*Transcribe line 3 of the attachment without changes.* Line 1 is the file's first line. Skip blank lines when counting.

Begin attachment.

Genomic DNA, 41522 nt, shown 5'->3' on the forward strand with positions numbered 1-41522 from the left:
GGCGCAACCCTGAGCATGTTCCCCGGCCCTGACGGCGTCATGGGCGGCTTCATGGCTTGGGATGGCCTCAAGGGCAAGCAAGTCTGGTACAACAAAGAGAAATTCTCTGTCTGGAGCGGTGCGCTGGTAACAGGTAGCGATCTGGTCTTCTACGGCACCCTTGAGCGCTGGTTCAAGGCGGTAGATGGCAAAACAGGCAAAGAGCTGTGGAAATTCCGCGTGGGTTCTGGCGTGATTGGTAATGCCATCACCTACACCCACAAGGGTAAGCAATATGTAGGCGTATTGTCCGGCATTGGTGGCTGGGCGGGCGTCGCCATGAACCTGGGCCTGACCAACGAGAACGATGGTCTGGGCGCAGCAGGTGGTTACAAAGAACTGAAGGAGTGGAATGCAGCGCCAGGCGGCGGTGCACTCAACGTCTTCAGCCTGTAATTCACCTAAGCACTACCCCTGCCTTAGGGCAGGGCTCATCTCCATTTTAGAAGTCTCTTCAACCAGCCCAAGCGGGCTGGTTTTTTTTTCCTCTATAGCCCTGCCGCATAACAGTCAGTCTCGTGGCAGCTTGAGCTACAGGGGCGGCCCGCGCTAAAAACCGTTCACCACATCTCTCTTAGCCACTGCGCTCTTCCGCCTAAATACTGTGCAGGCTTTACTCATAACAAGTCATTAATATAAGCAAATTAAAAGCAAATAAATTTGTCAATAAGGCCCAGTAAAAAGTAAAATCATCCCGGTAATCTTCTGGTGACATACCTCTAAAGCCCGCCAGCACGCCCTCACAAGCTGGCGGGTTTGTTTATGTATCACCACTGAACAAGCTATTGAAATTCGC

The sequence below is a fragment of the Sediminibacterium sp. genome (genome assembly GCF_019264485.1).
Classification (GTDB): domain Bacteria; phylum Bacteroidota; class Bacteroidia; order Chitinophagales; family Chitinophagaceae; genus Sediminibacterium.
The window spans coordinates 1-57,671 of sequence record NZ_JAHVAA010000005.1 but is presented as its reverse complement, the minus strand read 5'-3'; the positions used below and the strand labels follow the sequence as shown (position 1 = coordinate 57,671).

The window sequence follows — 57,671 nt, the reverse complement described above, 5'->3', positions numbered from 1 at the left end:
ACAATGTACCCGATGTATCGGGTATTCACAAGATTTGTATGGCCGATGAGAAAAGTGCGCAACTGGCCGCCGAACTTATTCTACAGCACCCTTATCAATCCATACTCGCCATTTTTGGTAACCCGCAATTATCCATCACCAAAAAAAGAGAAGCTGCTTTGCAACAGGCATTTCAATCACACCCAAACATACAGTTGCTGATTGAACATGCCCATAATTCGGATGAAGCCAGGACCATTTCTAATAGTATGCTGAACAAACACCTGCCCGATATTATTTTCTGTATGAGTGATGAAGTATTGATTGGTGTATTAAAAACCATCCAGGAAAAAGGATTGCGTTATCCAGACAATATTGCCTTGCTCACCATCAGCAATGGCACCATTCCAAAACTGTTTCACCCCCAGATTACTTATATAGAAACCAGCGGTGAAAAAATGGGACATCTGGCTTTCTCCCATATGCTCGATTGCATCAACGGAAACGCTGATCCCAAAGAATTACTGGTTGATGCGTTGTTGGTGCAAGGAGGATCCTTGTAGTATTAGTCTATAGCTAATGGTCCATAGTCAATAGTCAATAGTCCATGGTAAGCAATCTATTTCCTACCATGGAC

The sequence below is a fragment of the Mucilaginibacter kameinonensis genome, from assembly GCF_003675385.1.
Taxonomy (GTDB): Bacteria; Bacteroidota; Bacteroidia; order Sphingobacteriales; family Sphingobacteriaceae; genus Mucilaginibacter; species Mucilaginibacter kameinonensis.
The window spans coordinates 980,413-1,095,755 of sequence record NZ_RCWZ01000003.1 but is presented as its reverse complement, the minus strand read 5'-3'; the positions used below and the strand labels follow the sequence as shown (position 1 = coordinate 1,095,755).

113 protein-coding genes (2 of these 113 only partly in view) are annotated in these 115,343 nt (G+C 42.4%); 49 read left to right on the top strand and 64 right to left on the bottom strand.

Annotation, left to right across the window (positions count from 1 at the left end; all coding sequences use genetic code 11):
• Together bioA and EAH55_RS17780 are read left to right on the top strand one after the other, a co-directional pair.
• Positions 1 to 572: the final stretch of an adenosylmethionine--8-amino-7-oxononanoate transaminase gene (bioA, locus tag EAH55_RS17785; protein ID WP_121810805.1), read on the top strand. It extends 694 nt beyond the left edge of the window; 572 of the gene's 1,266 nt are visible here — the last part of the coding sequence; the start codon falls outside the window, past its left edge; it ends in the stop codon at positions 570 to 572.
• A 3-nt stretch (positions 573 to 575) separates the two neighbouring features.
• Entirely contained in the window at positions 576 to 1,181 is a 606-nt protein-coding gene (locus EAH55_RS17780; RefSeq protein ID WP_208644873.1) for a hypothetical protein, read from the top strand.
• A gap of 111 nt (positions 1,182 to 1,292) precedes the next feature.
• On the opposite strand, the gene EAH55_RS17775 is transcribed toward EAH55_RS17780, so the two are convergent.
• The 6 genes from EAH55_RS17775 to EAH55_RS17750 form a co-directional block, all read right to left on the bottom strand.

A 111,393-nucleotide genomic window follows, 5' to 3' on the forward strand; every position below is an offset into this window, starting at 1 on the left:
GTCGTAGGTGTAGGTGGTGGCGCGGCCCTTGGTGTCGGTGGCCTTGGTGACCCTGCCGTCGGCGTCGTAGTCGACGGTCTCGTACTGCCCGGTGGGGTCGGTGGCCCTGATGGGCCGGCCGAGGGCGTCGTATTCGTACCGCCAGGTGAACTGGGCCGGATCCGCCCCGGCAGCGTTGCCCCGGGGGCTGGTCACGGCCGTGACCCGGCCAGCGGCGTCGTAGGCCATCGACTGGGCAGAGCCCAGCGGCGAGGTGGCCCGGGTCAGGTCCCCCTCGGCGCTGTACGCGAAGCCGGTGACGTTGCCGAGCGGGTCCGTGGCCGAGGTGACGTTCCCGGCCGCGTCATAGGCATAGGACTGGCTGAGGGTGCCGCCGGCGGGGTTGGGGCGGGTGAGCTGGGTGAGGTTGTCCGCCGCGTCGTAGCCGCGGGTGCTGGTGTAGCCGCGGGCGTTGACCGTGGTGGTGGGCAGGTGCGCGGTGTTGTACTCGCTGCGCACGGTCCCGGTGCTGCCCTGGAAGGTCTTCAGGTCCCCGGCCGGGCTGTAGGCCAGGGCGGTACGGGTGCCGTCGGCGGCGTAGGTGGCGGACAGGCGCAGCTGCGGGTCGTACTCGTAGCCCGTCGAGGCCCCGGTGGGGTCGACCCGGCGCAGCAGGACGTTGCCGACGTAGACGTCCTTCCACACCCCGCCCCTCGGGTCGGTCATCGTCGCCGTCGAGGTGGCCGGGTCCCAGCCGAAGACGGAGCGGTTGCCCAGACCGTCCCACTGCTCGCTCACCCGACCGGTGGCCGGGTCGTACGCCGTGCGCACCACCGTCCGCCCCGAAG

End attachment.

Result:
The sequence below is a fragment of the Sediminibacterium sp. genome (genome assembly GCF_019264485.1).